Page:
The biggest U.S. Protestant group is preparing to meet in Columbus, Ohio but it has reported its largest annual decline in more than 130 years - a loss of 236,467 members.
With just under 15.5 million members, the Southern Baptist Convention remains the largest Protestant group in the United States. But it has lost about 800,000 members since 2003, when membership peaked at about 16.3 million, Christianity Today reported.
The number of SBC baptisms has declined in eight of the past 10 years, according to the denomination, The Associated Press reported. In 2014, baptisms declined by more than 5,000 to just over 305,000.
This past year, however, the number of SBC churches grew by 1 percent to 46,449, Christianity Today reported.
That's in part due to church planting efforts, aimed at starting new churches. Southern Baptists started 985 new churches in 2014, up 5 percent from the previous year.
Yet a new major survey from the Pew Research Center shows a similar decline for the SBC. In 2007, Pew found that about 6.7 percent of Americans claimed to be Southern Baptists. In 2014, 5.3 percent of Americans were Southern Baptists.
Pew also found Southern Baptists are aging, with the median age rising from 49 in 2007 to 54 in 2014. That makes them older than Nazarenes, "nones," and non-denominational Christians, but younger than Presbyterians, Episcopalians, and Methodists.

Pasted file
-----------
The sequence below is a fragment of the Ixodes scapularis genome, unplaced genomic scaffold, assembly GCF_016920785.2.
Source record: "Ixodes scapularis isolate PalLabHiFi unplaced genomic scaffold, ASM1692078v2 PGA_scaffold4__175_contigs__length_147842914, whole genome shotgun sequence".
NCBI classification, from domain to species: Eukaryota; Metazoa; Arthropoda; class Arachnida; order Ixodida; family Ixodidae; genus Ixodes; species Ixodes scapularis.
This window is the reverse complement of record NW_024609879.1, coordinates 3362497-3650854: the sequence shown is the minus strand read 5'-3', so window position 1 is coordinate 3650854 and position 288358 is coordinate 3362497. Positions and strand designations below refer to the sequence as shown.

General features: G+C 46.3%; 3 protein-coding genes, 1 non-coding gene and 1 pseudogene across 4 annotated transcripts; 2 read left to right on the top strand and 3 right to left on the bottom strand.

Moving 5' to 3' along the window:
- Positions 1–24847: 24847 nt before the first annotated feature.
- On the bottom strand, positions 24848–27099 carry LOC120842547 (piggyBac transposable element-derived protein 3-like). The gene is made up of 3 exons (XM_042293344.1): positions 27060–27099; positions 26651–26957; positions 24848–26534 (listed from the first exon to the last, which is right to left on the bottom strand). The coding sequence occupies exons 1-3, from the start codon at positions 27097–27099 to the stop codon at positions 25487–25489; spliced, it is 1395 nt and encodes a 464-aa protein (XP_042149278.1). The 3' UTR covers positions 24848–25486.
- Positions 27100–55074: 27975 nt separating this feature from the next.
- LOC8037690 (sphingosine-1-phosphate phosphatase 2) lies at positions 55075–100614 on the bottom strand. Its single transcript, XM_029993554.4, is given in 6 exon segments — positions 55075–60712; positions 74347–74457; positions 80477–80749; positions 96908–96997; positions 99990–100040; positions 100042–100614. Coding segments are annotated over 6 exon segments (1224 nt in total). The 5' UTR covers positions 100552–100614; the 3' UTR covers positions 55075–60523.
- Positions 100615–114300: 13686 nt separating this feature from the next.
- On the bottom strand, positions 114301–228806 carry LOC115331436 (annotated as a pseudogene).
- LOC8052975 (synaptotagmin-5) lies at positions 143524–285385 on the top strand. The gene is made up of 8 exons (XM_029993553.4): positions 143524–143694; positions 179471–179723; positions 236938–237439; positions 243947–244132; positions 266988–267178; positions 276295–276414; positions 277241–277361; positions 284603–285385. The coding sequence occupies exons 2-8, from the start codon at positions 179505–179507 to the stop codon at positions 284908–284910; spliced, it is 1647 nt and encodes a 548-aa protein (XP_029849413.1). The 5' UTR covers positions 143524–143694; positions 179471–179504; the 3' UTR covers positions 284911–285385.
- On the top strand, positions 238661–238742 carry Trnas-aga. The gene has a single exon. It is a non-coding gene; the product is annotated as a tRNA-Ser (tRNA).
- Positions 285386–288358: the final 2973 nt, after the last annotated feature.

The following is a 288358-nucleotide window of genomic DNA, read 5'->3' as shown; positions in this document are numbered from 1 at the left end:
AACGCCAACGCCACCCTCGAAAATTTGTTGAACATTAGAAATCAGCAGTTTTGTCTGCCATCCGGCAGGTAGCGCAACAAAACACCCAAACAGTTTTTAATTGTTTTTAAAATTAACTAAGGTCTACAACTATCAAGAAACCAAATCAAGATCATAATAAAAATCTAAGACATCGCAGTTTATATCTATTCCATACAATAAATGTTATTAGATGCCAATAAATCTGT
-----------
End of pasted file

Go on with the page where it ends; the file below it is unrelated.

Frank S. Page, president of the SBC's Nashville-based executive committee, said that the numbers were disappointing.
"The truth is, we have less people in our churches who are giving less money because we are winning less people to Christ, and we are not training them in the spiritual disciplines of our Lord," he told Baptist Press.
Mark Woods wrote in the UK publication Christian Today, "With all due respect to Thom Rainer and Frank Page, it doesn't seem likely that the decline is down to a lack of prayer or effort.
"It may be something rather more fundamental: that the SBC label is associated with a kind of Christianity which is not attractive in the kind of country America is becoming, which is far more socially liberal than many evangelicals are comfortable with."
Ina piece headlined, Is the Southern Baptist Convention in terminal decline? Woods wrote, "The SBC still has a lot going for it, and while it might be argued that a softening of its line in certain areas would make evangelistic sense, it is likely to remain a power in the land for years to come."